I don't understand why the Unix/Linux vendors (and Cisco) who ship our product are avoiding us. Maybe they are afraid to give to the first project, because then other projects will come asking too.

I think that contributions should have come first from the vendors, secondly from the corporate users, and thirdly from individual users. But the response has been almost entirely the opposite, with almost a 15 to 1 dollar ratio in favor of the little people. Thanks a lot, little people!"

No one owes any BSD licensed project anything, no matter how useful the project is. It was his choice to choose a license that basically says "Come on, steal what I have and give me nothing in return people!"

For a lot of folks the thinking is like this. A little self respect goes a LONG way, and if you don't respect yourself and your skills enough to charge something for your software or at the very least require that no one can take advantage of your code without giving something back (via the GPL) then you deserve to be used and abused like a cheap hooker. In this case with Theo De Radt we have the hooker following her John home to his suburban house, knocking loudly on the door and demanding additional money in front of his alarmed wife and children.

Incredible.

Re:So petulant and arrogant. (1)

LurkerXXX (667952) | more than 8 years ago | (#15247138)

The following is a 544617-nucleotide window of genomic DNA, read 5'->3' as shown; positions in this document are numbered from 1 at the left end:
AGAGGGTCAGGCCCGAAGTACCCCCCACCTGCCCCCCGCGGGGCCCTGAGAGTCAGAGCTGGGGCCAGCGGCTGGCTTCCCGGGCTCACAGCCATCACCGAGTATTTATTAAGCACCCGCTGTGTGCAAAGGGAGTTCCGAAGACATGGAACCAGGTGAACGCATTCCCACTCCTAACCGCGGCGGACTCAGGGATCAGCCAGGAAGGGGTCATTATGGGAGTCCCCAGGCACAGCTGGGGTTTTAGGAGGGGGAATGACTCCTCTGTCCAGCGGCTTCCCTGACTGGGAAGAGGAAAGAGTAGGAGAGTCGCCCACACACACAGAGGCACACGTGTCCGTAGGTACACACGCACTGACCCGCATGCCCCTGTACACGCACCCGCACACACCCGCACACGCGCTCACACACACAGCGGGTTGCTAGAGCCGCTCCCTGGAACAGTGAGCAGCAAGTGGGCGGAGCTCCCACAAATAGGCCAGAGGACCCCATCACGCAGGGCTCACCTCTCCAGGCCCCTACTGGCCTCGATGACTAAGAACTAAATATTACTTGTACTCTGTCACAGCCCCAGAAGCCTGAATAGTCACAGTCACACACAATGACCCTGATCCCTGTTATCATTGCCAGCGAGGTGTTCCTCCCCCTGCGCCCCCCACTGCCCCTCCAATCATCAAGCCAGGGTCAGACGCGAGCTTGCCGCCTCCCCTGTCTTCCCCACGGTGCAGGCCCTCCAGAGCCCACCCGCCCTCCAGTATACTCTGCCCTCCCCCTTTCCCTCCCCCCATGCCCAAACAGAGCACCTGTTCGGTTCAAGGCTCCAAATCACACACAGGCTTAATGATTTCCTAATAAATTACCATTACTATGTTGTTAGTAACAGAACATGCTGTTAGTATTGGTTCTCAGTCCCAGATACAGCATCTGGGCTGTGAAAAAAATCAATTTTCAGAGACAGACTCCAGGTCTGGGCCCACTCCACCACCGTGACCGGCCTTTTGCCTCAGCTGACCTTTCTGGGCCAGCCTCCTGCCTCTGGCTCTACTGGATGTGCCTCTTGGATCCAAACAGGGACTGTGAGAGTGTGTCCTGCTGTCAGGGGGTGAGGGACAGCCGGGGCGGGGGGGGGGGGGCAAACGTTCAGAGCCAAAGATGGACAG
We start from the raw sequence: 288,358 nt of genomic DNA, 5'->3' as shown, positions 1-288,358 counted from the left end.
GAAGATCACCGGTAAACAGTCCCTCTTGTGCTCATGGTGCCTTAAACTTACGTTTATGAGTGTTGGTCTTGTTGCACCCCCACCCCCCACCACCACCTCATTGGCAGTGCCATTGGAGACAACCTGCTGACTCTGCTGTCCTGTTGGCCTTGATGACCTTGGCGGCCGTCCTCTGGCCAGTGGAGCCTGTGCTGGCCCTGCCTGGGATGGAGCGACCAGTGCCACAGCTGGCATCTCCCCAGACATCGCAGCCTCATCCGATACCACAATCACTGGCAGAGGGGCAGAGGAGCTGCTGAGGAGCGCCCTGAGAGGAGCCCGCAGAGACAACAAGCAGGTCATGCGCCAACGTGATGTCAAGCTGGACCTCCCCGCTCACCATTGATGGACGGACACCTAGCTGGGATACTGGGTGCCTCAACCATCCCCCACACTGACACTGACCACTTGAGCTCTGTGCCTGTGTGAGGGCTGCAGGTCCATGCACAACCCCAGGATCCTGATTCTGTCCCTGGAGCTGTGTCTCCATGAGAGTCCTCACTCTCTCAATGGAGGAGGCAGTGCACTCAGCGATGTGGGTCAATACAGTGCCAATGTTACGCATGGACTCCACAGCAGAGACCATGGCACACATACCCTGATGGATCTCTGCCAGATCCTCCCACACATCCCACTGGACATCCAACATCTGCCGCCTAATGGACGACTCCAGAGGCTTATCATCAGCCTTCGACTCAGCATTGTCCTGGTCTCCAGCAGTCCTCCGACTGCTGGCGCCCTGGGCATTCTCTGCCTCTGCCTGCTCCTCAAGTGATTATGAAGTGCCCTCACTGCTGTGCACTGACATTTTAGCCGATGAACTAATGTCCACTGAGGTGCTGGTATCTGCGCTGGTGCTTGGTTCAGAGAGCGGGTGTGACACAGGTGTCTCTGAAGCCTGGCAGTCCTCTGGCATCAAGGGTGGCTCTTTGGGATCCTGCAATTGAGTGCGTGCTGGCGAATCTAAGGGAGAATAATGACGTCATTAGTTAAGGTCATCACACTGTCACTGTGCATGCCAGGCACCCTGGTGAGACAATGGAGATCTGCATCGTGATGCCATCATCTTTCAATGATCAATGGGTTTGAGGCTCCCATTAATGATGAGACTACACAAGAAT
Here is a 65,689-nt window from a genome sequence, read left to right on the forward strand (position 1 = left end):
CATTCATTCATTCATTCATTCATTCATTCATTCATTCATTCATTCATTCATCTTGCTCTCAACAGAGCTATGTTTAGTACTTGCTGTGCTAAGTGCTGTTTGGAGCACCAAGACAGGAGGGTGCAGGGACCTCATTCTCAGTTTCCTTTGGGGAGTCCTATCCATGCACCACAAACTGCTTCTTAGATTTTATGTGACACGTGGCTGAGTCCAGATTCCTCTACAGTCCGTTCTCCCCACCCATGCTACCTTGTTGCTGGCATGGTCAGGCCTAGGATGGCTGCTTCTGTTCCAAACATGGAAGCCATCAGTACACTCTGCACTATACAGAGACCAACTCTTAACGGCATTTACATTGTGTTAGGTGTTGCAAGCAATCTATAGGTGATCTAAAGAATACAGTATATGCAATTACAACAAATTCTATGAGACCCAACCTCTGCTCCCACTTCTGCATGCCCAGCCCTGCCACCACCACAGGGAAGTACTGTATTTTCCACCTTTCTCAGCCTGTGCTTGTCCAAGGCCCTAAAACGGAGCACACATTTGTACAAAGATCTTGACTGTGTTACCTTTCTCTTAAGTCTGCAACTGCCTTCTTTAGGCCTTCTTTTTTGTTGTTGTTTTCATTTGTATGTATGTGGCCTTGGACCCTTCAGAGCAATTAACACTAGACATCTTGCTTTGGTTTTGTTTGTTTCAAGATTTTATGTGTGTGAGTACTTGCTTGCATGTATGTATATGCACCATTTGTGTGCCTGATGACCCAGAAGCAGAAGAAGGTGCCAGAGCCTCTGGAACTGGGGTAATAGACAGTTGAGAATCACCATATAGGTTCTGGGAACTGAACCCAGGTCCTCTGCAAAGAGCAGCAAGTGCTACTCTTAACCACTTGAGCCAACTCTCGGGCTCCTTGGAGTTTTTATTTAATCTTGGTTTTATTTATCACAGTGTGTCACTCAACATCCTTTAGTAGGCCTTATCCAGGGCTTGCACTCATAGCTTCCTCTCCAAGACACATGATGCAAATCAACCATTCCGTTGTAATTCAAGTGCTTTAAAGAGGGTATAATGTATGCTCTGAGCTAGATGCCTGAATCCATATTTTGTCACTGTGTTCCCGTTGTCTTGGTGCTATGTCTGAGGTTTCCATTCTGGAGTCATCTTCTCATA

Lots of companies use OpenSSH but don't distribute it. Lots of companies redistribute the vanilla version, with no changes made. In either of those cases, there's no 'giving something back'. And they aren't going to toss money at it just because it's GPL.

Making it GPL would do nothing for the funding, it mearly would add more restrictions to the license, which the OpenBSD folks are totally against.

Re:So petulant and arrogant. (0, Offtopic)

DrSkwid (118965) | more than 8 years ago | (#15247198)

Why do you think abusing women is "deserved" ?

Re:So petulant and arrogant. (4, Insightful)

hahiss (696716) | more than 8 years ago | (#15247356)

Agreed; this analogy is utterly awful! Not only is there this unhealthy response to prostitutes (someone needs to get some therapy. . .), the *ENTIRE* analogy doesn't work:

A prostitute is someone who gives what they otherwise wouldn't (sex) in exchange for cash. Theo gives his software away for free, to anyone, to use as they wish.

Now maybe you (GP) think the Free Software isn't a sound business strategy, and maybe you think Theo's a jackass---and heck, maybe you think he's getting what he deserved because he didn't demand that corporations leave their cash on the nightstand ahead of time [THAT'S how you make a prostitution reference!] but holy crap son could you find a way to say that without invoking repellant examples that contradict your point completely.

Re:So petulant and arrogant. (1)

NDPTAL85 (260093) | more than 8 years ago | (#15247639)

A lack of concern for prostitutes is not identical to a lack of concerns for women in general. Prostitutes put themselves in their positions, no one makes someone walk the streets at night. There's nothing unhealthy about heaping scorn on a whore. Even if you'd use them yourself.